Volunteer Vision: December 2018
Reading a piece from a recently retired colleague got me thinking. In particular, a comment about finding something to wear other than a uniform every day once you retire made me think of the power a garment has and the impact it can have on a volunteer fire department.
By Tom DeSorcy
As a full-time fire chief, my day-to-day dress choices are relatively easy and have been for many years. But, it was the expansion of this apparel that many take for granted.
When I started in this position, I was literally creating a fire department, not from scratch, but from fragmented beginnings out of three different organizations. I myself had no fire management experience and only knew the service as a volunteer firefighter of some 12 years.
I was reminded of some of the steps I took back then when a retired district chief of ours said the other day that one of the best things he thought I did in the beginning was to get uniforms for the department.
In hindsight, it was a key component in us coming together as a team, in building a solid family base and immediately instilling pride in the organization. This included me.
The position I was hired to fill didn’t come with any history. There was no prior established leader in a full-time role and therefore no uniform. In fact, as a newly amalgamated department we didn’t even have a logo or patch. That’s where I learned the benefits of trade shows and networking.
What is the standard, or is there even one? What do other departments do? The closest thing we had to any kind of uniform was what I would call a hockey team jacket with our name on the sleeve. Not much of a uniform, but something you wore around as part of the fire department. We still have something like that, but have gone several steps further.
One of the key components in creating our look was gaining acceptance in the community. If our members weren’t used to a uniform you can bet that the town’s people certainly weren’t. Before I started our mayor at the time didn’t want me in any uniform. Perhaps the mayor didn’t want me to stand out which was, in fact, a testament to the controversy around the position.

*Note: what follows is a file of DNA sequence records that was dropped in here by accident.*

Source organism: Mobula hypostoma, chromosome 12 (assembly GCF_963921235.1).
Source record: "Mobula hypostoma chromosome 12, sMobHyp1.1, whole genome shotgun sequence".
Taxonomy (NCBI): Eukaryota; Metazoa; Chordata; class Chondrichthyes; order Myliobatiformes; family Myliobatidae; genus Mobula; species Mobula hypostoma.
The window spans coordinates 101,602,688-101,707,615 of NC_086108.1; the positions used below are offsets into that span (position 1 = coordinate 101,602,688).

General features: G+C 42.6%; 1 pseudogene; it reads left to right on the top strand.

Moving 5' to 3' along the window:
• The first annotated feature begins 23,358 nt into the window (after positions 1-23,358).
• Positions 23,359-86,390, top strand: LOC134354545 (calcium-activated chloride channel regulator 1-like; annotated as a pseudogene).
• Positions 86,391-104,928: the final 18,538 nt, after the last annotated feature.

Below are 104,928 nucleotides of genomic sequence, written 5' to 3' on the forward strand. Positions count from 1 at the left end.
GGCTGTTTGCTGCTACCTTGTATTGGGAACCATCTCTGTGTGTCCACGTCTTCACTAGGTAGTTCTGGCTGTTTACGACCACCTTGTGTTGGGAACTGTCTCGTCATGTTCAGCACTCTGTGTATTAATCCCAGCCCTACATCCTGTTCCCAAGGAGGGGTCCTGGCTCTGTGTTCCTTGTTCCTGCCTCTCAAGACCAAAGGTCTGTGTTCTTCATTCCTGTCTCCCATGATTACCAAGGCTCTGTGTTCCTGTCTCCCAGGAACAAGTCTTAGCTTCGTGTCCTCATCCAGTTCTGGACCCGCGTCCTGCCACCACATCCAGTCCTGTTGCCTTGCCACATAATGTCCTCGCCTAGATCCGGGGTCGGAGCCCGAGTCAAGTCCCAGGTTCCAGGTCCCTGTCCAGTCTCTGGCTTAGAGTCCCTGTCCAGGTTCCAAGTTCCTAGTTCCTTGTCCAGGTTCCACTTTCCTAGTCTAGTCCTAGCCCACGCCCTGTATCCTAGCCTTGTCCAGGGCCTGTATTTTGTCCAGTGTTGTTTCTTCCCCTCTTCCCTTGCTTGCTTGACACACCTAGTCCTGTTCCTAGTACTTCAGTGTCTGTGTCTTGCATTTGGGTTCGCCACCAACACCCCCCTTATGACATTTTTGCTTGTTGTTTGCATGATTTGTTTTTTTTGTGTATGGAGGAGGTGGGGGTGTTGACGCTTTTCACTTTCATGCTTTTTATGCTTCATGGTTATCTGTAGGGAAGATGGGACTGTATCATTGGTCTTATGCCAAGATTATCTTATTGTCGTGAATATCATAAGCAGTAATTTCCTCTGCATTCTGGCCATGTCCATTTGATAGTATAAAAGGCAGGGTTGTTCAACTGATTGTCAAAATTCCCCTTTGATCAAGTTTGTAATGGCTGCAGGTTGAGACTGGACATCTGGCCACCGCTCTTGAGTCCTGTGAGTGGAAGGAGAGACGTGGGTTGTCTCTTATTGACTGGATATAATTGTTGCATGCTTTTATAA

After a few obvious encounters it didn’t take me long to realize the benefits of being easily identified. You soon learn that in public service it’s nice to be able to answer the question before it gets asked and when they know who you are, they know what to expect.
Today, the uniform package for our members is standard issue. Yes, there is an expense to it, but it’s now a budget line item for us – a part of doing business, as it were. The volunteers may not wear the uniform every day, but when they do as a group they stand out and look professional.
It’s vitally important for members to realize, too, what that uniform brings. It’s hopefully something that instills pride and respect from both their peers and the community as a whole. In fact, when you’re properly turned out in either personal protective equipment or a uniform shirt, your job is all that much easier, as there is a certain trust factor that goes along with it.
We’ve all heard the phrase, “You wear it well,” and hopefully that’s the case for everyone. I feel that in order to play the part you have to look the part. That’s why I advocate for all departments, big or small, to appropriately outfit their members and go the extra mile and put their chief in a dress tunic.
Is there a downside to a uniform look? Well, there is that added layer of responsibility. The more you look the part, the more you’re expected to perform at a higher level.
Simply put, if this is new for your department then be prepared to be noticed in a good way and the sense of belonging among your members to be raised substantially.
For those of us that have been around for a while, the uniform is more than a calling card or something you have to wear to work every day. As a chief fire officer, I will admit that there are times when I feel that the responsibility can also weigh you down. I had no idea the fire department crests would be so heavy, not to mention the five stripes that adorn the shoulder.
While not a life-safety item, a uniform is essential to the well-being of a volunteer department. A volunteer organization survives as a team and nothing builds that team like pride and inclusion.
Tom DeSorcy became the first paid firefighter in his hometown of Hope, B.C., when he became fire chief in 2000. Originally a radio broadcaster, Tom’s voice could be heard in the early 1990s across Canada as one of the hosts of Country Coast to Coast. Tom is very active with the Fire Chiefs’ Association of B.C as communications director and conference committee chair. Contact Tom at TDeSorcy@hope.ca and follow him on Twitter at @HopeFireDept